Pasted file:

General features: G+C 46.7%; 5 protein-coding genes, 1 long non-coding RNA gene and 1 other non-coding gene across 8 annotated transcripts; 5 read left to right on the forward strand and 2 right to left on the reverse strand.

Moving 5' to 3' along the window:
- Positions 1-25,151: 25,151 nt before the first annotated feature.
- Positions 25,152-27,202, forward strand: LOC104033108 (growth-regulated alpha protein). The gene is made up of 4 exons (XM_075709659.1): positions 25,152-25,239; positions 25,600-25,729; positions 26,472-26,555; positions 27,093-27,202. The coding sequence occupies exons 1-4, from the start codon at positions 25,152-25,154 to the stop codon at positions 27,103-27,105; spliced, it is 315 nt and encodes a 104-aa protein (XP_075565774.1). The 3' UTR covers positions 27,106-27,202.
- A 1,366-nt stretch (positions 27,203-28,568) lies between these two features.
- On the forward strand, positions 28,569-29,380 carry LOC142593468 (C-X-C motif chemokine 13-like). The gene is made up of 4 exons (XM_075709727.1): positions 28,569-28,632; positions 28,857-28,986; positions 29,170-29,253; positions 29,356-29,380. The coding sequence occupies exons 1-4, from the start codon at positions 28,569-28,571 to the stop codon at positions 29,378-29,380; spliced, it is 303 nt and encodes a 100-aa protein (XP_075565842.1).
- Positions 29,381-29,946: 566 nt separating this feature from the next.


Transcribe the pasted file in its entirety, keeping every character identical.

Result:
General features: G+C 46.7%; 5 protein-coding genes, 1 long non-coding RNA gene and 1 other non-coding gene across 8 annotated transcripts; 5 read left to right on the forward strand and 2 right to left on the reverse strand.

Moving 5' to 3' along the window:
- Positions 1-25,151: 25,151 nt before the first annotated feature.
- Positions 25,152-27,202, forward strand: LOC104033108 (growth-regulated alpha protein). The gene is made up of 4 exons (XM_075709659.1): positions 25,152-25,239; positions 25,600-25,729; positions 26,472-26,555; positions 27,093-27,202. The coding sequence occupies exons 1-4, from the start codon at positions 25,152-25,154 to the stop codon at positions 27,103-27,105; spliced, it is 315 nt and encodes a 104-aa protein (XP_075565774.1). The 3' UTR covers positions 27,106-27,202.
- A 1,366-nt stretch (positions 27,203-28,568) lies between these two features.
- On the forward strand, positions 28,569-29,380 carry LOC142593468 (C-X-C motif chemokine 13-like). The gene is made up of 4 exons (XM_075709727.1): positions 28,569-28,632; positions 28,857-28,986; positions 29,170-29,253; positions 29,356-29,380. The coding sequence occupies exons 1-4, from the start codon at positions 28,569-28,571 to the stop codon at positions 29,378-29,380; spliced, it is 303 nt and encodes a 100-aa protein (XP_075565842.1).
- Positions 29,381-29,946: 566 nt separating this feature from the next.